Bethlehem Records

Bethlehem logo

Based in New York and Hollywood, Bethlehem Records was founded by a Swiss émigré, Gus Wildi, in 1953.  The label embarked on jazz releases produced  among others by its A&R man Creed Taylor. The label distinguished itself by giving it’s artists significant creative control and was among the first to recognise the power of album cover art, many designed by Burt Goldblatt. Taylor left Bethlehem in 1956 to join ABC-Paramount , where he went on to found Impulse! Creatively, Bethlehem never really recovered from the loss of Taylor.

Bethlehem licensed London Records for releases in the UK, many with original Goldblatt covers and superior pressing by Decca, making the first UK releases an attractive alternative to US Bethlehem originals.

In 1958, Wildi gave Syd Nathan’s major label King Records half ownership in return for distribution and in 1962 sold  the remaining half to King Records who subsequently allowed Bethlehem to fade away. It is now owned by Verse Music Group (VMG), who are reissuing much of the Bethlehem Catalogue during 2013, including vinyl with “fully restored, original artwork and liner notes”. And deep groove? Speak up.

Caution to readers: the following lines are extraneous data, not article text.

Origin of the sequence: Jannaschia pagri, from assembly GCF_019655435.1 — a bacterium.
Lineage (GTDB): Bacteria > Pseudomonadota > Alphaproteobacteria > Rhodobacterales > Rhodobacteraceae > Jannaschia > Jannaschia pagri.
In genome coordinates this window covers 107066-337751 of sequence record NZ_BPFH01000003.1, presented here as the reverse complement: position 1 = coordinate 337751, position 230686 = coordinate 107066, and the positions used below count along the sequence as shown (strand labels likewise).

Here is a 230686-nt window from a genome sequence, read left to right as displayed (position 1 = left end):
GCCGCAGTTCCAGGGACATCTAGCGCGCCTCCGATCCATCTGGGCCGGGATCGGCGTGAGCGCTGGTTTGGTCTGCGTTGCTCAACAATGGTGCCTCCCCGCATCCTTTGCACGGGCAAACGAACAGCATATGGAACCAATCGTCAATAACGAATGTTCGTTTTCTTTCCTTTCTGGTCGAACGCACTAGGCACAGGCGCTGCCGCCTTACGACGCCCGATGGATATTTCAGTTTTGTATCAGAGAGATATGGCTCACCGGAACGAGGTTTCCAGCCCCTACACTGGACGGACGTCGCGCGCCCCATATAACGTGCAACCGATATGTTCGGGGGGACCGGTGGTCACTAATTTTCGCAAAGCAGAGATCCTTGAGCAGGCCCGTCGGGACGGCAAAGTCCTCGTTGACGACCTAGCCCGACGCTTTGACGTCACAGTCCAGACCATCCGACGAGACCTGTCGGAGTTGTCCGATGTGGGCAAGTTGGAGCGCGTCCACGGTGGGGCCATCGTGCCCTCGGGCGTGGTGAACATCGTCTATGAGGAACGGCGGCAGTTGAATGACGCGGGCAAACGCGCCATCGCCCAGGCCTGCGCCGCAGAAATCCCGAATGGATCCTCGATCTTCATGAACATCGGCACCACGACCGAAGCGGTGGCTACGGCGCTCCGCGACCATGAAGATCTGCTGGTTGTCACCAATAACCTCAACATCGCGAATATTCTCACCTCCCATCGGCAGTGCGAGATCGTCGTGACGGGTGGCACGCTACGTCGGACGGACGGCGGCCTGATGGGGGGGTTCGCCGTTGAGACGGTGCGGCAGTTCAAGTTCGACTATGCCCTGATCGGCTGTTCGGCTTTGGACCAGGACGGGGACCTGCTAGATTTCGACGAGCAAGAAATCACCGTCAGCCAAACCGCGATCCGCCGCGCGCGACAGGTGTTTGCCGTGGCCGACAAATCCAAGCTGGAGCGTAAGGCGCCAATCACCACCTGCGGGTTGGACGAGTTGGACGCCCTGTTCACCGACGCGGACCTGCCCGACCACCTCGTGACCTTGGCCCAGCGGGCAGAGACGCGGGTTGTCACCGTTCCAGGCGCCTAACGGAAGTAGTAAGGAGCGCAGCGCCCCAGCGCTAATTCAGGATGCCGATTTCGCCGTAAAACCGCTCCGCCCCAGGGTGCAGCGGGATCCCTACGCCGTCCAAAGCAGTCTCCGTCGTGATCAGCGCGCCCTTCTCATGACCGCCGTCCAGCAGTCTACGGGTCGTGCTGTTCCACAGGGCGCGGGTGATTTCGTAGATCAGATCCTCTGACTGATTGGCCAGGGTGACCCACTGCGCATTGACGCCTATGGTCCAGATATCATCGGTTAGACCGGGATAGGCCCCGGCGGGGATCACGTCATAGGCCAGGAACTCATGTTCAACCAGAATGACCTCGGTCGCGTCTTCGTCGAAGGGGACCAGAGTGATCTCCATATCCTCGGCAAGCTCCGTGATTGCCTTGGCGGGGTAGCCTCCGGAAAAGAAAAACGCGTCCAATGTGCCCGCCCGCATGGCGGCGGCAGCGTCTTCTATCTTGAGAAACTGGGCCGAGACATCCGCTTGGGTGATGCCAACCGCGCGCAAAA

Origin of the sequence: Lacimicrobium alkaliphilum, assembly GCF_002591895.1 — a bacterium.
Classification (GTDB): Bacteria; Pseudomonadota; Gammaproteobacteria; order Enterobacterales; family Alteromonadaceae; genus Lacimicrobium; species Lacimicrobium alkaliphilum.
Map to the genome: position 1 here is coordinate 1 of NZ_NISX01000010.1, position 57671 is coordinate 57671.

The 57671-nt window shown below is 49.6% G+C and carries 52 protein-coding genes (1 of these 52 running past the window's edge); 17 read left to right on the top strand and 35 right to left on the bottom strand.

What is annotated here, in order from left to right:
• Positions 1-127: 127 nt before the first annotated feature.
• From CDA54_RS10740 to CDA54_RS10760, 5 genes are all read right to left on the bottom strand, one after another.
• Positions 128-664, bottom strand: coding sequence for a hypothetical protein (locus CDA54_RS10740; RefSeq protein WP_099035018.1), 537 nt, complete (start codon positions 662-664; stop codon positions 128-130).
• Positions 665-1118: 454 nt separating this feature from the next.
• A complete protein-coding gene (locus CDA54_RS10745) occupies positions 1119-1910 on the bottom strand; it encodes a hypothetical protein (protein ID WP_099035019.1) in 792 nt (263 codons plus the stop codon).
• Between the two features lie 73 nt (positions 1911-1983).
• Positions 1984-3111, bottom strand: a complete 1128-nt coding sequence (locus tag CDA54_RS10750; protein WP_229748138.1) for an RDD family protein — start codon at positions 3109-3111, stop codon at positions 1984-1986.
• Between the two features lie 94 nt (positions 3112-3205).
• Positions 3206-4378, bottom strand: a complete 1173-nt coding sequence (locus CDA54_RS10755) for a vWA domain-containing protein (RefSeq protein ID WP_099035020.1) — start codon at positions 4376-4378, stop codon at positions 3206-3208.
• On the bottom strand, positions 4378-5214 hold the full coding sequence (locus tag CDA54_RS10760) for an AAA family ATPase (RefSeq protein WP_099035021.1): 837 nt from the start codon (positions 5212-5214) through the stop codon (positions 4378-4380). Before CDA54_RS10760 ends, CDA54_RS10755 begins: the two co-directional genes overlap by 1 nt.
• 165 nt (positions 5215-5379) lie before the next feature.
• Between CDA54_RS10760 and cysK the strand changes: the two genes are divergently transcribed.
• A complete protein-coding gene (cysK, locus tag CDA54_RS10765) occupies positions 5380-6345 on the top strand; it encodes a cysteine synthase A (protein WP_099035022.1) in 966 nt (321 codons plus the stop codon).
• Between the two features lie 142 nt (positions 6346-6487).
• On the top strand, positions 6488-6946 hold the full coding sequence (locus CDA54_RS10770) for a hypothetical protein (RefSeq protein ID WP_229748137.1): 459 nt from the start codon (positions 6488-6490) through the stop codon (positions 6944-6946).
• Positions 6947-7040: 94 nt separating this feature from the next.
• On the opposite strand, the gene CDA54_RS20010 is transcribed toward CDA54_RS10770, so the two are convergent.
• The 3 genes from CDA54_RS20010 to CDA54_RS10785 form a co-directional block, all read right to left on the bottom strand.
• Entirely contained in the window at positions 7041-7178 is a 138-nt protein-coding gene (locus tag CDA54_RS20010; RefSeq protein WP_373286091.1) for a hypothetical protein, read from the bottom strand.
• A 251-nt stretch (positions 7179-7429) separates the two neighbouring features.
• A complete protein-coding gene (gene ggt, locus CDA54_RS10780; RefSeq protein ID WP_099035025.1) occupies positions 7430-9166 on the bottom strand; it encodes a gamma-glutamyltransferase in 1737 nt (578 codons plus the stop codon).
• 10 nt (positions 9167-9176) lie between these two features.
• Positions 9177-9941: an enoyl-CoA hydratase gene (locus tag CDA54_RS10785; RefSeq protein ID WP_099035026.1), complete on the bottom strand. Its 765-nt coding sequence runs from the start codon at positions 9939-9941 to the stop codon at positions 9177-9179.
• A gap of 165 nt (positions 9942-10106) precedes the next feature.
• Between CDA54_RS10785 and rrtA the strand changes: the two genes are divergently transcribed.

Insightful interviews with Bethlehem founder Gus Wildi and regarding Burt Goldblatt which repay reading, are hosted at the site of artist Tyler Alpern (“the Picasso of Pop“)

Bethlehem Labels

1. Red/ silver laurel

2. Red. silver box


3 Blue/ silver box (Stereo)


Bethlehem 70’s re-issue label




5 thoughts on “Bethlehem

  1. Looking at a Bethlehem catalog listing on the back of my album, I wonder if the change in Bethlehem’s numbering from BCP 10-80 to the 6000 series indicates the change from the 10-inch record to the 12-inch? Subsequently, was the change in label from the laurel to the silver box made during the transition from 10-in LP to the 12-in?

  2. I both myself a copy of Daddy a Plays the Horn that is part of this reissue series. No deep groove. I have listened to spots and while it is crystal clear and balanced, Dexter Gordon just sounds loud all the time and the bass has no “pluck” to it. Planning to compare it this evening to my original copy of Stan Levy’s “This Time the Drum’s On Me” which also features Gordon as well as the same bass player (Leroy Vinnegar).

  3. Those reissues look very promising – assuming, of course, that the audio quality is high-ish. Difficult to find even decent copies of the Booker Little, Booker Ervin, and Mingus records for any kind of reasonable price.

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